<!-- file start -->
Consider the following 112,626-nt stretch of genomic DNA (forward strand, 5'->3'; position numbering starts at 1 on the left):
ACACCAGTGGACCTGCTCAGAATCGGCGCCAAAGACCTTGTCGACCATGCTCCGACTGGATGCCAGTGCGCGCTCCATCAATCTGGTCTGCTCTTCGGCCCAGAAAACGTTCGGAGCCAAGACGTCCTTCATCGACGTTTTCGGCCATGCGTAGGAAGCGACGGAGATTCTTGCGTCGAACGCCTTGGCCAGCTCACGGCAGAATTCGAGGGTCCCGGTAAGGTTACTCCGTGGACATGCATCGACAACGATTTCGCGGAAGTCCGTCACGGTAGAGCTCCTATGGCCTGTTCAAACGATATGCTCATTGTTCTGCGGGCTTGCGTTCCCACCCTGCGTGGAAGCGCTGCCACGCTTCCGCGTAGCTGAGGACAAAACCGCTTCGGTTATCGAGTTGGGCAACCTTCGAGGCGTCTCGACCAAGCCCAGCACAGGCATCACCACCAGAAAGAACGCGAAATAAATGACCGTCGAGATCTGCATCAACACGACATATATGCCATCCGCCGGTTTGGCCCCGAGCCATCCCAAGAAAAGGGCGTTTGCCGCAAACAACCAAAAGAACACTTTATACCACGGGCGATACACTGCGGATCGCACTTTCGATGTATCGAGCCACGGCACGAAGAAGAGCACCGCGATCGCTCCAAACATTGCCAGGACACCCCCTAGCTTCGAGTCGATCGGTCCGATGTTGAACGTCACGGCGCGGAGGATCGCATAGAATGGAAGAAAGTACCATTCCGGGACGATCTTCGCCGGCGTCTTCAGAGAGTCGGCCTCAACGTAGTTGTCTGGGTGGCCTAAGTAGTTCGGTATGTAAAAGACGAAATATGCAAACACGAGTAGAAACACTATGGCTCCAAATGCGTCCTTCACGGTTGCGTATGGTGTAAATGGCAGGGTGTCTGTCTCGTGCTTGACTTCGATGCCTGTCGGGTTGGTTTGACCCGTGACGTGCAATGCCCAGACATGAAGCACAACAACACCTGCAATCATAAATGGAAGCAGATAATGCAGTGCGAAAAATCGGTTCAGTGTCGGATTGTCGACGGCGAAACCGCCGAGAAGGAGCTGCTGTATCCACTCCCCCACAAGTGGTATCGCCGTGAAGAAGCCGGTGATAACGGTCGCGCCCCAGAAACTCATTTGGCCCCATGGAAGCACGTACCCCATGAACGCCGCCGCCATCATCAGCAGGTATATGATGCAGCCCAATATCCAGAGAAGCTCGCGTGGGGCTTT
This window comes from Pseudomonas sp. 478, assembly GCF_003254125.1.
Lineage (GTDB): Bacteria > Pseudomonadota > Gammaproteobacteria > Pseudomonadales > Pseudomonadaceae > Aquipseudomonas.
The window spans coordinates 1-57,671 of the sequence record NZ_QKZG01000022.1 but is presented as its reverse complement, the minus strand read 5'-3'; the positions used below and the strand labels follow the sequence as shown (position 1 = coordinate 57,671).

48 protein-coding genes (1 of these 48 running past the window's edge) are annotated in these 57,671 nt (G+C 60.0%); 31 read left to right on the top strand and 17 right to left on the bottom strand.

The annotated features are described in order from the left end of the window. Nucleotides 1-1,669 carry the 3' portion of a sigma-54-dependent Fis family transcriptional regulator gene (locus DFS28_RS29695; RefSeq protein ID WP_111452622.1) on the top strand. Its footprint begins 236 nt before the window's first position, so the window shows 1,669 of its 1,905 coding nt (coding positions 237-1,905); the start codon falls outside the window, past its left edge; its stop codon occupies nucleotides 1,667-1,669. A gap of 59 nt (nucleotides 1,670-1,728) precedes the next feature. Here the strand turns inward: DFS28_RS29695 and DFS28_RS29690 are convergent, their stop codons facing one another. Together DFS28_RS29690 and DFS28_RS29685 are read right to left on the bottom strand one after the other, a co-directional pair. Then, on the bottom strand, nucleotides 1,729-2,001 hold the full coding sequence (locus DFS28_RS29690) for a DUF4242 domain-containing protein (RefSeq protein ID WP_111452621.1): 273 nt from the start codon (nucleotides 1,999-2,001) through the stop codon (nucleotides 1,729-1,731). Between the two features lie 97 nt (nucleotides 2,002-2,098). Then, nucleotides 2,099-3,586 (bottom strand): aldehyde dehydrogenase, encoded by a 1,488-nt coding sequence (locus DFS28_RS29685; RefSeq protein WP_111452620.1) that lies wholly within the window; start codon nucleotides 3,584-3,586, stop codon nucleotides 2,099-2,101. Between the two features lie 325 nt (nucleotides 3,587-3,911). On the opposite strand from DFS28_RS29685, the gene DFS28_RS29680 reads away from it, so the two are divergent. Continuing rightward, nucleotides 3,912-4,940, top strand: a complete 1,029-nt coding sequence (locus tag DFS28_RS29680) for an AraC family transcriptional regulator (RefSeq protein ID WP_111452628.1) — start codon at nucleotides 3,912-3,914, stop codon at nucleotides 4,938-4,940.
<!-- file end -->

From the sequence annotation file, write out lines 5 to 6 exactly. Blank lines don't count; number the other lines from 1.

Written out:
The window spans coordinates 1-57,671 of the sequence record NZ_QKZG01000022.1 but is presented as its reverse complement, the minus strand read 5'-3'; the positions used below and the strand labels follow the sequence as shown (position 1 = coordinate 57,671).

48 protein-coding genes (1 of these 48 running past the window's edge) are annotated in these 57,671 nt (G+C 60.0%); 31 read left to right on the top strand and 17 right to left on the bottom strand.